The Importance of Making Memories During Pandemic Life
Creating positive memories, when every day feels the same and when holiday traditions are cancelled, can benefit your health.
We’re told having a routine is healthy—it can give structure to your day, prevent procrastination, offer a sense of purpose—but as the most played-out saying in the wellness world goes, it’s all about moderation. Turns out, during these days of social isolation, when it can feel like you’re living the same day over and over again, resisting the script can help you create better memories. And these memories not only offer vital health benefits, but also may be your only hope for looking back fondly at 2020.
Studies show many Canadians are feeling anxious, lonely, and depressed during the pandemic. For those not directly affected by the virus, restrictions on daily life and the inability to create special moments and enjoy holiday traditions can be to blame. There’s a strong link between missing memories and diminished emotional well being, says Morgan Barense, Ph.D, professor in the field of Perception, Cognition and Cognitive Neuroscience at the University of Toronto and Canada Research Chair.
“Feeling like you haven’t done anything or not remembering what happened is really disorienting and stressful,” she says. Memories comprise our identity—who we are is closely tied to what we have done. An unsettling feeling can arise when we don’t have new memories—or can’t remember what we’ve been doing.
The reason it’s hard to recall what you’ve been up to in the past few months is that we don’t have many sensory experiences in our day-to-day lives anymore, says Richard Amaral, a psychologist in Markham, Ontario. To create more memories, you need situations that trigger the senses.
“An emotionally-charged event will stimulate areas of the brain responsible for smell, hearing, taste, sight, which makes the event stick with you,” says Amaral. In addition, an event that surprises you or one in which you learn something about yourself is also likely to earn a spot in the memory bank.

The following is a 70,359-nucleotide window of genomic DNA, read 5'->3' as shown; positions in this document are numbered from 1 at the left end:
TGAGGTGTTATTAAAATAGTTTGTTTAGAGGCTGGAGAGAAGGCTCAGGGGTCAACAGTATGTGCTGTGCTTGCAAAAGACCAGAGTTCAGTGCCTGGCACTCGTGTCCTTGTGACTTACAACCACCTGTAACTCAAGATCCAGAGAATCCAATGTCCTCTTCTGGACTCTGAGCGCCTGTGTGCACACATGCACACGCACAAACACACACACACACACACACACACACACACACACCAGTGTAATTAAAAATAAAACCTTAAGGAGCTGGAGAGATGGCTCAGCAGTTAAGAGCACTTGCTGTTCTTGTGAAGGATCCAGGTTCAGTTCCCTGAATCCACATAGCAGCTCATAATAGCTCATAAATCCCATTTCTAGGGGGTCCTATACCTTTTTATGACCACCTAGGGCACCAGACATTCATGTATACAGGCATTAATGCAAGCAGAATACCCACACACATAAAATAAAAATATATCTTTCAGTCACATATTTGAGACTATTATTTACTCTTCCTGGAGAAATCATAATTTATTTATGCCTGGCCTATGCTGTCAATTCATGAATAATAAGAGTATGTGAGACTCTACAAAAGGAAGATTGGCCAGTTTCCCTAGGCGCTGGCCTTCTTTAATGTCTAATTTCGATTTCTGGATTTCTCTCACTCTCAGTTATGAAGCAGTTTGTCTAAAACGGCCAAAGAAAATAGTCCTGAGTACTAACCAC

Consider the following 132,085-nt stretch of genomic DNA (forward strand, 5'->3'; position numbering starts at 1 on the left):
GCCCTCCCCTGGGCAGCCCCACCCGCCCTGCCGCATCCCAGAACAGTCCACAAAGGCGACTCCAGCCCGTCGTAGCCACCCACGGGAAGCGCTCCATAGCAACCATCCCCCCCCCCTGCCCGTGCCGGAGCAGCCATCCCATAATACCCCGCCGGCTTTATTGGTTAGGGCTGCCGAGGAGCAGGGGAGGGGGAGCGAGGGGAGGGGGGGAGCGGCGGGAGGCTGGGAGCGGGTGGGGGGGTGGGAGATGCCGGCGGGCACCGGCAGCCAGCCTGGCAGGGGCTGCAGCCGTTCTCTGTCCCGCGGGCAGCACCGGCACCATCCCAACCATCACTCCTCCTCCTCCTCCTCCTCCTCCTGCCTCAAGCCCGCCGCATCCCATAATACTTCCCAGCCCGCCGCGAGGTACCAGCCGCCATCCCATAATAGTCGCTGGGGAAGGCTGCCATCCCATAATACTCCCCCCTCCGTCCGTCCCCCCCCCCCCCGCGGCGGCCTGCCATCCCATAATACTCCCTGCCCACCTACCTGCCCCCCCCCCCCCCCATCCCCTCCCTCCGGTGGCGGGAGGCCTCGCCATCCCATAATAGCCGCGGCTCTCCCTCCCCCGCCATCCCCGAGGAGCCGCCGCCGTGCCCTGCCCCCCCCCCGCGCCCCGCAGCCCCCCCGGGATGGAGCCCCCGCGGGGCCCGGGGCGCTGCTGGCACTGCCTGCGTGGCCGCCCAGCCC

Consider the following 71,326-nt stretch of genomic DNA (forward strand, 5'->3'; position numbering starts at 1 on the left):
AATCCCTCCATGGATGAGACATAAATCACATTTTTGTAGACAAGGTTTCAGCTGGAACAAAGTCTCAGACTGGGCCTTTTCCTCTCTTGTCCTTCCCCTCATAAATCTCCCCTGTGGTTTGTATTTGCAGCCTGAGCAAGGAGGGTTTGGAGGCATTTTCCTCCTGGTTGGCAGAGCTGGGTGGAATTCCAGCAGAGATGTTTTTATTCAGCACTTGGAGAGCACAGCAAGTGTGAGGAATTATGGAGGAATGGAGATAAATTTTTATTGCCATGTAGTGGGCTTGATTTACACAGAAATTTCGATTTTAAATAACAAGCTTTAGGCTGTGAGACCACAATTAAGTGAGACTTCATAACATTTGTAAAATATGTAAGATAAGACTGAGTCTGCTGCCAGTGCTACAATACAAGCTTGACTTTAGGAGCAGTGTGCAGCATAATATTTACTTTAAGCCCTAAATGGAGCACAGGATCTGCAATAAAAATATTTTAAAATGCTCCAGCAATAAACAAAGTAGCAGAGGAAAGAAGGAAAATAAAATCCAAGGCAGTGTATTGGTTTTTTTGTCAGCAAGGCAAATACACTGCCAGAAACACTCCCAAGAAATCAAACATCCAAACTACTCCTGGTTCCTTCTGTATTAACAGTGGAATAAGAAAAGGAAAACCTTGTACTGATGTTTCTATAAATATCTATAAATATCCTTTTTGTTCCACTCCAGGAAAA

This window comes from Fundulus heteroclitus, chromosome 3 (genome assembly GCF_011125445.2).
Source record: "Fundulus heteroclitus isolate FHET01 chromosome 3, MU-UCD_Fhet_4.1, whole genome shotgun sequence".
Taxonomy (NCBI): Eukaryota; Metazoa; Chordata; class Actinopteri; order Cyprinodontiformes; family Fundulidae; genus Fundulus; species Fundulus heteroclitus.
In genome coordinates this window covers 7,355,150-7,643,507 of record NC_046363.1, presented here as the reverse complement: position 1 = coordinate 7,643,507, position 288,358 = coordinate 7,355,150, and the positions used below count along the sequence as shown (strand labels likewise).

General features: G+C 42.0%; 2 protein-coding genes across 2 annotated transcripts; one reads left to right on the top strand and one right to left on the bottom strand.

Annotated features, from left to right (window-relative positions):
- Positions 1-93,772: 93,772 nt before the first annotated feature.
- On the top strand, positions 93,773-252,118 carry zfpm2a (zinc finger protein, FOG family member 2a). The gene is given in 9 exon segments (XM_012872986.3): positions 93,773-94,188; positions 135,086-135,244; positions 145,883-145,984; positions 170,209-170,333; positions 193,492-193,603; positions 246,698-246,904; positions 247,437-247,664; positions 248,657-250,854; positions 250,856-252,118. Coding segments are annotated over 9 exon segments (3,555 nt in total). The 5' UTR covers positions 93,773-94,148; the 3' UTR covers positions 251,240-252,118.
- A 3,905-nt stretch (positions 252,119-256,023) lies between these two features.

So, here’s the task: Add sensory experiences to your daily life — even to monotonous tasks, when you’re barely leaving the house — to make moments distinctive and more pleasant, says Barense.
The holidays, this year, present a great opportunity to break from old traditions and create fresh memories. Since there may not be as many guests around your table as usual, perhaps you’ll deviate from your usual menu and test out new dishes. Your kid’s holiday concert can be replaced with festive karaoke with the family; your friend’s fancy cocktail party with driving-by your friends’ homes to say Happy Holidays, in your favourite ugly Christmas sweater.
As for everyday life, small tweaks can have a big impact. Instead of eating breakfast at your kitchen table, take your coffee and bagel to the park. Instead of just another weekend routine of Netflix binges, offer kids a choose-your-own-adventure day when they get to pick from a list of activities to do and foods to eat.
The goal is to elevate the peaks (good memories) and smooth out the pits (bad memories), said Chip Heath, author of The Power of Moments, on an episode of the goop podcast in 2018. Even if you find the pandemic to be boring the majority of the time, it can be remembered in a positive light by injecting a few enjoyable sensory experiences into it.
Think about the typical experience at a place like Disney World, Heath says. The average wait time for a ride can be 60 minutes, and the average ride time is about two minutes. The wait time, which is comprised of not more than taking slow steps, walking through winding pathways, and dealing with tired kids, is dull but not awful enough to be a “pit,” while the ride, full of surprises, is a “peak.” A peak outweighs long expanses of monotony in the memory bank.
This form of unconscious selective memory can be healthy. “Positive reminiscence is linked to all sorts of good outcomes in terms of emotional well-being,” says Barense. “Depression is linked to distortions in one’s memory—focusing on the negative aspects as opposed to the positive ones,” she says. “If you focus more on the positive elements of the experience, you tend to be more positive overall.”
Not only will your mood benefit from positive reminiscence, but your brain will too. Studies suggest people who do a variety of activities tend to have better memory function. “The more events you have to remember,” says Barense, “the more remembering you’ll do, and the better your memory will be.”
To reinforce your memories, consider recording them. Amaral suggests journalling, making note of any out-of-the-ordinary experiences that can be reviewed when you’re feeling down. Heath suggests getting into the routine, on each birthday, of summarizing one major lesson you learned that year and want to remember. After all, having a routine is good–in moderation.
Next, learn the priorities to make for a happy, healthy life.
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